UNC School of Law recently received a $1.53 million gift from the Kenan Trust to create an entrepreneurship program. The North Carolina General Assembly has also allocated $465,000 in recurring funds to sustain the program.
The program will provide legal services and guidance for local entrepreneurs with emerging companies while also providing hand-on training for students in the law school. Due to the low budget most start-ups face, legal counsel can be hard to find. This program seeks to benefit both participating entrepreneurs and law students.
“This gift and challenge from the Kenan Charitable Trust will catapult UNC School of Law onto the cutting edge of legal education,” said Larry Robbins, a partner at an entrepreneurial law firm in Raleigh, in a statement. “From my own experience representing clients in mergers and acquisitions and startups, there is a great need for legal advice at the earliest stages.”
The Trust’s gift will fund a for-profit ventures clinic, an intellectual property clinic and the Community Development Law Clinic. Each of these three clinics will be able to train eight to 10 students per semester. In these clinics, the students will be able to work with and provide advice to working entrepreneurs and their startups.
“We recognize that student education doesn’t just happen in the classroom and we are excited to support the entrepreneurship program that will train law students while strengthening North Carolina communities and the state’s economy,” said Douglas Zinn, executive director of the William R. Kenan Jr. Charitable Trust, in a statement.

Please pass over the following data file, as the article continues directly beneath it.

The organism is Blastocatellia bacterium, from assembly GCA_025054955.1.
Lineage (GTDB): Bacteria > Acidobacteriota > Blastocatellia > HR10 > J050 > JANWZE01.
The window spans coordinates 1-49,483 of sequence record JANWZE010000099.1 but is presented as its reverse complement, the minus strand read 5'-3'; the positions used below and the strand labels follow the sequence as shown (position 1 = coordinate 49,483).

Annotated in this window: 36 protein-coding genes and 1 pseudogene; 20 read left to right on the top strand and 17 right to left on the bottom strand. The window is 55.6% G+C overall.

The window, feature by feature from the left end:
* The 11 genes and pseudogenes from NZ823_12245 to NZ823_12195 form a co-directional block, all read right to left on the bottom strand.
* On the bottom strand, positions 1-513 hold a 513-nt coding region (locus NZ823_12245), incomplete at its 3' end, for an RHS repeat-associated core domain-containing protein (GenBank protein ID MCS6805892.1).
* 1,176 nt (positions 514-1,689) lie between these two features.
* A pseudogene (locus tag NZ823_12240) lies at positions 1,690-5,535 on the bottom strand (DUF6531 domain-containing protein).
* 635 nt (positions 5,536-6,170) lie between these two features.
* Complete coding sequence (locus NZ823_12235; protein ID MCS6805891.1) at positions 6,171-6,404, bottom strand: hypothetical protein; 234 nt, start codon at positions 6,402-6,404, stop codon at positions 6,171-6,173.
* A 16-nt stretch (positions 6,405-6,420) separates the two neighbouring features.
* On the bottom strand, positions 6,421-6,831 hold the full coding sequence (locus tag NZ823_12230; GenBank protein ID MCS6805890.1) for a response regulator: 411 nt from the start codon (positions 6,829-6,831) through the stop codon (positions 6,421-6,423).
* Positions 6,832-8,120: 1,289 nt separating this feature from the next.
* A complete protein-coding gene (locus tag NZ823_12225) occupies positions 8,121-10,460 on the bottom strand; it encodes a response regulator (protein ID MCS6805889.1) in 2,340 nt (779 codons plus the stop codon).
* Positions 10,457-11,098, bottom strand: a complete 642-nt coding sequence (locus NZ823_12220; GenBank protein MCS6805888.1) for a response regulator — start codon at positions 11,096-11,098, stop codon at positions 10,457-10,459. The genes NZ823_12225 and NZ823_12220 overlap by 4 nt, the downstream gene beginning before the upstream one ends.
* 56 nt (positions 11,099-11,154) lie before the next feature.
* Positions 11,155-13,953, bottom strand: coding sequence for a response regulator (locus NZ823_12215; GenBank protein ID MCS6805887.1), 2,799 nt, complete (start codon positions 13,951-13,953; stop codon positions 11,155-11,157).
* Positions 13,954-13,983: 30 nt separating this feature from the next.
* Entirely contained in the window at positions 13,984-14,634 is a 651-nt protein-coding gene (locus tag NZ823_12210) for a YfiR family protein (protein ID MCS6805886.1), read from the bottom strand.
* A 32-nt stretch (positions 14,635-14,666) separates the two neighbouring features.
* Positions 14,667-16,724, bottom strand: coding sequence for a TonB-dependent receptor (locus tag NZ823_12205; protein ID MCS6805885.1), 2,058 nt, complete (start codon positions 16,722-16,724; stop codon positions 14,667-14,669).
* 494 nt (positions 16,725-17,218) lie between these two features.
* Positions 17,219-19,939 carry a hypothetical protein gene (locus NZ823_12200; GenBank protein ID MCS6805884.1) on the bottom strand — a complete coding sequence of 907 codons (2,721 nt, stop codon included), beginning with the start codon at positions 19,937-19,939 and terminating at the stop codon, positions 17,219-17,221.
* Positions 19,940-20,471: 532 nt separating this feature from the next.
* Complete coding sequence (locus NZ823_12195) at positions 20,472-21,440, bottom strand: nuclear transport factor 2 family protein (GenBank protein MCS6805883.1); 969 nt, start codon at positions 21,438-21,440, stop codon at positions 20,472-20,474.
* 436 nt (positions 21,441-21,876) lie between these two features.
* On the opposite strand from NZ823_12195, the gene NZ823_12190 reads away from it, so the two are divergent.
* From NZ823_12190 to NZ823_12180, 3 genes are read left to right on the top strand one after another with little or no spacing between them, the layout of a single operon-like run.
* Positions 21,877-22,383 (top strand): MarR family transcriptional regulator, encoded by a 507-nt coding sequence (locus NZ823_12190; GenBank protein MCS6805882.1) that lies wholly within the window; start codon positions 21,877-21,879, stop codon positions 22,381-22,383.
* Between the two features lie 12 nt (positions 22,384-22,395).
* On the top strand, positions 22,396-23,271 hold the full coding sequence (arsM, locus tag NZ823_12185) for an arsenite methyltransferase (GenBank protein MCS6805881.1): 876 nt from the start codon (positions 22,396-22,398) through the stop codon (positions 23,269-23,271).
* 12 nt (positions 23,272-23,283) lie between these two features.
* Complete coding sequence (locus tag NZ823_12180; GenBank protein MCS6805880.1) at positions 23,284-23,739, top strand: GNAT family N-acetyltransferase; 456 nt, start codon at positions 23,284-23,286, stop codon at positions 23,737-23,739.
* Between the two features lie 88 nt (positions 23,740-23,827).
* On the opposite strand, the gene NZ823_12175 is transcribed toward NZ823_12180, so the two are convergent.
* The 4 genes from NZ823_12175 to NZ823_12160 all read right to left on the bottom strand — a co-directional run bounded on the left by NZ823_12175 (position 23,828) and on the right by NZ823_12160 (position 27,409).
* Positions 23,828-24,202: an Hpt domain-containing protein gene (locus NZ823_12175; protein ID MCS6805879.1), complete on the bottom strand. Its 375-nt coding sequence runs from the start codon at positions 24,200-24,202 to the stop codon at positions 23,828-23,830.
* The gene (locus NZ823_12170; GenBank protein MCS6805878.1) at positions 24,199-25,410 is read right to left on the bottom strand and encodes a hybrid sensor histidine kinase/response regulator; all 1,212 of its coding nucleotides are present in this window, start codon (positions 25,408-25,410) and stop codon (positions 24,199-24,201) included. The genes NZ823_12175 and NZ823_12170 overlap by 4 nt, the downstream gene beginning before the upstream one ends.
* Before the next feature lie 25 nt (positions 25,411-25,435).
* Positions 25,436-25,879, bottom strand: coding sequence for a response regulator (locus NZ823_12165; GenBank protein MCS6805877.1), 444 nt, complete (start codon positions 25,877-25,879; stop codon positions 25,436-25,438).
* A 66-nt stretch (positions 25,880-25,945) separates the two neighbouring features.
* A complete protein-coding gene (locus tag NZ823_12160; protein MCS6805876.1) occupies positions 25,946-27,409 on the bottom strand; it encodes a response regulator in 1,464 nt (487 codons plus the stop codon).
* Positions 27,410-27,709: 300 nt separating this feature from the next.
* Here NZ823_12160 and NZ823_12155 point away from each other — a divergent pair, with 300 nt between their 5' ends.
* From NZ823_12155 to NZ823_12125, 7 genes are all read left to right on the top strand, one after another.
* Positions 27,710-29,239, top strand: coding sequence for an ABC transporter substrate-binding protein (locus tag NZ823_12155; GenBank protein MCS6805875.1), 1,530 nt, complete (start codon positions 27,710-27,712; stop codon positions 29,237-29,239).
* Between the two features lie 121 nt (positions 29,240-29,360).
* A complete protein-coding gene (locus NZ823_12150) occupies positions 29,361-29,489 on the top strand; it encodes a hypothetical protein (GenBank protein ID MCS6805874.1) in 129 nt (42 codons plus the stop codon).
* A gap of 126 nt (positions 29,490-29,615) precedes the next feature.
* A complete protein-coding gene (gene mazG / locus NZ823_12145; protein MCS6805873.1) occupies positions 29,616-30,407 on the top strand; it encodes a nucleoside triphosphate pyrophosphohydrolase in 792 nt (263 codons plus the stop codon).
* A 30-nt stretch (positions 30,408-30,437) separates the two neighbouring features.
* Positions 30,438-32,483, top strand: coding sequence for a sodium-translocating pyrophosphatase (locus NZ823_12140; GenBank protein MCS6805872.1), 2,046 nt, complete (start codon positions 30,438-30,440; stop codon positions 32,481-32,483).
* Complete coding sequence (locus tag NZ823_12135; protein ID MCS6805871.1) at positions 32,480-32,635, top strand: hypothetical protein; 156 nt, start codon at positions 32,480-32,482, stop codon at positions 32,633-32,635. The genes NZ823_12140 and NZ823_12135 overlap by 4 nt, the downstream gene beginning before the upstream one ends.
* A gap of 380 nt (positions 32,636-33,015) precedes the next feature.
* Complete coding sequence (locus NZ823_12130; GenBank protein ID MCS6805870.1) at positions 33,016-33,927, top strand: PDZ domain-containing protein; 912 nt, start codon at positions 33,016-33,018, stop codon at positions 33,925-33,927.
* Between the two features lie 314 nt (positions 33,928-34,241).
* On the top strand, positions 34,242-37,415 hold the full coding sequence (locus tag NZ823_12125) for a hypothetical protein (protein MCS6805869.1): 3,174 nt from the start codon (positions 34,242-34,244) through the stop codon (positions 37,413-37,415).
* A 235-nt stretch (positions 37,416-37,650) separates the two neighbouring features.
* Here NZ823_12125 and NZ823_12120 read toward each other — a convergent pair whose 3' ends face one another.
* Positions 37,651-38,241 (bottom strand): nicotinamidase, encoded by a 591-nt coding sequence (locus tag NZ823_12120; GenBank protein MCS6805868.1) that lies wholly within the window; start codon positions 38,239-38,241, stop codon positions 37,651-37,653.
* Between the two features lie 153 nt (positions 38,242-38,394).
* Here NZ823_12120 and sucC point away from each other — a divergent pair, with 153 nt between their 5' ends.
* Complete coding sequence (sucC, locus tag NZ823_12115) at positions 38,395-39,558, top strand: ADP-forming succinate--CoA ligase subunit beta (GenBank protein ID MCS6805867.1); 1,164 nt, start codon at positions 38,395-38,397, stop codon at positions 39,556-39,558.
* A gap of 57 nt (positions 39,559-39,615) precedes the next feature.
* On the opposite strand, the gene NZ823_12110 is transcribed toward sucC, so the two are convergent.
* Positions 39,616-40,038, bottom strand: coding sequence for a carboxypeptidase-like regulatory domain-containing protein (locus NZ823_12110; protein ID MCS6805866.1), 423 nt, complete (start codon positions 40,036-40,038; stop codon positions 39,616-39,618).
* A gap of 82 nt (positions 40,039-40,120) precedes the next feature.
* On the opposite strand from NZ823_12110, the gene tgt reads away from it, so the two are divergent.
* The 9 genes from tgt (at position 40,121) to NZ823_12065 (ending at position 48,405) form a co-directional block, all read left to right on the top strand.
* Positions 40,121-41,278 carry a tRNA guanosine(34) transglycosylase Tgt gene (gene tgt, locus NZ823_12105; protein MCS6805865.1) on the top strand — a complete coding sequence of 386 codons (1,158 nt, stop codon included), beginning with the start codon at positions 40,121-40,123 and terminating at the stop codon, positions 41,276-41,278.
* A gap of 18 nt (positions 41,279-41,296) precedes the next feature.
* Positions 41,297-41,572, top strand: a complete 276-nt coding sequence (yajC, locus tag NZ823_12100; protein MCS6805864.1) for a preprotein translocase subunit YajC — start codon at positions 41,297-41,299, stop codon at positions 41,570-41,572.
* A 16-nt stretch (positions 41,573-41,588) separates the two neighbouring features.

While potentially helpful to both prospective lawyers and entrepreneurs, Dean Martin Brinkley of the School of Law said the new program should also help to bring in potential students to the law school.
“I think we'll be able to use it as a magnet for students,” Brinkley said, “Lots of people who are interested in Law school see Carolina as a good place to live and practice law, so I think, properly marketed, it can be a student recruitment vehicle.”
According to Brinkley, the program is long overdue for UNC, since the school is already a hub for innovation and is an integral part of the Research Triangle.
“There are about 140 U.S. law schools that have some sort of entrepreneurship clinic, so it’s been done in lots of other places in one form or another,” Brinkley said. “It's something we've needed for a long time at the law school, and we're thrilled to have it.”
The program comes at the request of the faculty. Before Brinkley was dean of the law school, the faculty did a self-study and found that it wanted to add to the experiential learning activity in the school, particularly in the area of entrepreneurship and intellectual property, according to Brinkley. The gift, along with sustainable money from the state, is allowing this request to be granted.
“The recurring funding that the general assembly appropriated for this will make it possible for this to go on indefinitely,” Brinkley said.
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